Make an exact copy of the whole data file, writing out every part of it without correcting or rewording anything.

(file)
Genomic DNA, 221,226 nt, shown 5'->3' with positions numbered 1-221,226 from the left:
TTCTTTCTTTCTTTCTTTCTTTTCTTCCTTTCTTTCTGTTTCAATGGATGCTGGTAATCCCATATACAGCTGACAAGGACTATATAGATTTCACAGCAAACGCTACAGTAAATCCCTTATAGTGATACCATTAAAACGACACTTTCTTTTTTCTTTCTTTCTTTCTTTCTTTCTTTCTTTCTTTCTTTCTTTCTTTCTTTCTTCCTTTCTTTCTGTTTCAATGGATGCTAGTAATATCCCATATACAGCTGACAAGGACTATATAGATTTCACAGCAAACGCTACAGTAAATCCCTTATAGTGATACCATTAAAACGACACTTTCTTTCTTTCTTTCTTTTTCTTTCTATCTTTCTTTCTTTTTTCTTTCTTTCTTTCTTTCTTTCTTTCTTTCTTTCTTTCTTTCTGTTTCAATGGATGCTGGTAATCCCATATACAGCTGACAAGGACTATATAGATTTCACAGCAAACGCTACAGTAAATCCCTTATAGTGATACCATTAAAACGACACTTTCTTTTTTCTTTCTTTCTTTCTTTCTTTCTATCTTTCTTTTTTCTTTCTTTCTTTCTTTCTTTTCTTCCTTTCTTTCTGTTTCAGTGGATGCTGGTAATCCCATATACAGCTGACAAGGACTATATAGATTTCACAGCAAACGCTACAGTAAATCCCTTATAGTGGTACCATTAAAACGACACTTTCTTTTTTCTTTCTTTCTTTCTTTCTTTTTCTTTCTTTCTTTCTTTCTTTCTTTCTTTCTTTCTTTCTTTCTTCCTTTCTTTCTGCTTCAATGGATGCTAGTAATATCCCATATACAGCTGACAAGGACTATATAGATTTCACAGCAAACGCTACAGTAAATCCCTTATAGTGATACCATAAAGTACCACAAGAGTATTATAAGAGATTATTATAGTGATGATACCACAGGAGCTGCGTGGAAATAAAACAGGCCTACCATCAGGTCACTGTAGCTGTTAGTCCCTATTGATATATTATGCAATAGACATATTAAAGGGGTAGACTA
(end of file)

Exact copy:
Genomic DNA, 221,226 nt, shown 5'->3' with positions numbered 1-221,226 from the left:
TTCTTTCTTTCTTTCTTTCTTTTCTTCCTTTCTTTCTGTTTCAATGGATGCTGGTAATCCCATATACAGCTGACAAGGACTATATAGATTTCACAGCAAACGCTACAGTAAATCCCTTATAGTGATACCATTAAAACGACACTTTCTTTTTTCTTTCTTTCTTTCTTTCTTTCTTTCTTTCTTTCTTTCTTTCTTTCTTTCTTCCTTTCTTTCTGTTTCAATGGATGCTAGTAATATCCCATATACAGCTGACAAGGACTATATAGATTTCACAGCAAACGCTACAGTAAATCCCTTATAGTGATACCATTAAAACGACACTTTCTTTCTTTCTTTCTTTTTCTTTCTATCTTTCTTTCTTTTTTCTTTCTTTCTTTCTTTCTTTCTTTCTTTCTTTCTTTCTTTCTGTTTCAATGGATGCTGGTAATCCCATATACAGCTGACAAGGACTATATAGATTTCACAGCAAACGCTACAGTAAATCCCTTATAGTGATACCATTAAAACGACACTTTCTTTTTTCTTTCTTTCTTTCTTTCTTTCTATCTTTCTTTTTTCTTTCTTTCTTTCTTTCTTTTCTTCCTTTCTTTCTGTTTCAGTGGATGCTGGTAATCCCATATACAGCTGACAAGGACTATATAGATTTCACAGCAAACGCTACAGTAAATCCCTTATAGTGGTACCATTAAAACGACACTTTCTTTTTTCTTTCTTTCTTTCTTTCTTTTTCTTTCTTTCTTTCTTTCTTTCTTTCTTTCTTTCTTTCTTTCTTCCTTTCTTTCTGCTTCAATGGATGCTAGTAATATCCCATATACAGCTGACAAGGACTATATAGATTTCACAGCAAACGCTACAGTAAATCCCTTATAGTGATACCATAAAGTACCACAAGAGTATTATAAGAGATTATTATAGTGATGATACCACAGGAGCTGCGTGGAAATAAAACAGGCCTACCATCAGGTCACTGTAGCTGTTAGTCCCTATTGATATATTATGCAATAGACATATTAAAGGGGTAGACTA